Edmund de Waal is creating a major new two-part exhibition to be displayed in the 500-year-old Jewish Ghetto in Venice, coinciding with the opening of the 58th Biennale.
The first part is located in the spaces surrounding the Canton Scuola, the beautiful 16th century synagogue in the Ghetto Nuovo, which is now part of the Jewish Museum.
New installations of porcelain, marble and gold will reflect the literary and musical heritage of this extraordinary place. The intention is to animate spaces that are little known and little understood by visitors to the Biennale and to bring new audiences into the Ghetto.
The second part of the work will be a pavilion based at the Ateneo Veneto, the fifteenth-century building near the Fenice Opera House that has been an historic centre for cultural debate in Venice. Here, de Waal is constructing a small building within the main space that will house 2,000 books by exiled writers, from Ovid to the present day.
Lecture by architectural historian Clare Lise Kelly.
The depth of Maryland’s Jewish heritage is reflected in its wide range of synagogue architecture. With a history extending from the early settlement of German Jews to the influx of Russian Jews, to a post-war suburban population, this presentation explores the evolution from traditional revivalist styles to modern functional design, drawing on examples in Baltimore City and Montgomery County.
Clare Lise Kelly, retired M-NCPPC Architectural Historian, is the author of Montgomery Modern: Modern Architecture in Montgomery County, Maryland, 1930-1979, and recipient of the Paul H. Kea medal for Architectural Advocacy, the highest honor of AIA Potomac Valley, a chapter of the American Institute of Architects.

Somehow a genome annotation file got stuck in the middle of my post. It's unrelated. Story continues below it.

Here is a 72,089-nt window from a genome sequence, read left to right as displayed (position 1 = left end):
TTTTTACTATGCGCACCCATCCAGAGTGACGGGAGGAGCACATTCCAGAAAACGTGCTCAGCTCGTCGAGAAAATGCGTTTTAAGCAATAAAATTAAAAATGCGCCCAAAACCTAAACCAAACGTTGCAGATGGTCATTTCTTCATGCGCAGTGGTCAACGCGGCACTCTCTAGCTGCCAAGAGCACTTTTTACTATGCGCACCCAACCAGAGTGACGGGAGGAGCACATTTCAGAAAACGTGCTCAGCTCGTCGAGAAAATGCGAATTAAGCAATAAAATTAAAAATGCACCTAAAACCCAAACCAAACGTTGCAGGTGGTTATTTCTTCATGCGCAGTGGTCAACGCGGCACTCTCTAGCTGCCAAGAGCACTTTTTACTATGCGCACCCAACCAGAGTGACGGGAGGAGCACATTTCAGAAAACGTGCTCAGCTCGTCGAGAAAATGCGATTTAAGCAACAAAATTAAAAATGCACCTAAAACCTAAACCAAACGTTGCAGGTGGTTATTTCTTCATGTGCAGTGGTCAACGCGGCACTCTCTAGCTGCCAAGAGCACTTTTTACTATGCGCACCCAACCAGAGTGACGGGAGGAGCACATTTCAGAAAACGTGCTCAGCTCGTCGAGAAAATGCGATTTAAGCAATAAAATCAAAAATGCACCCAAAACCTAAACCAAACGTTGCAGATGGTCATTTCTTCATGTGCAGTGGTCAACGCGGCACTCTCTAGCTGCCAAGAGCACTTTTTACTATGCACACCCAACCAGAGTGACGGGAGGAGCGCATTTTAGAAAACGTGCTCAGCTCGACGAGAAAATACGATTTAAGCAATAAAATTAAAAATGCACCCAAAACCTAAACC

As part of the 2019 Doors Open Baltimore festival, take a special tour of the historic Lloyd Street Synagogue with an architecture focus! Admission on October 6th is FREE.
This lecture by Cantor Eliot Alderman will consider some of the main musical developments since then, beginning with the Sephardi and Ashkenazi synagogues which stood practically side-by-side in the City of London for 250 years. He will examine the birth of the Anglo-Jewish choral tradition, the split with the Reform movement and its musical consequences, and the new music brought more recently by immigrants from Eastern Europe and Arab lands.
No reservations are required for this lecture. It will be run on a ‘first come, first served’ basis.
Doors will open 30 minutes before the start of the lecture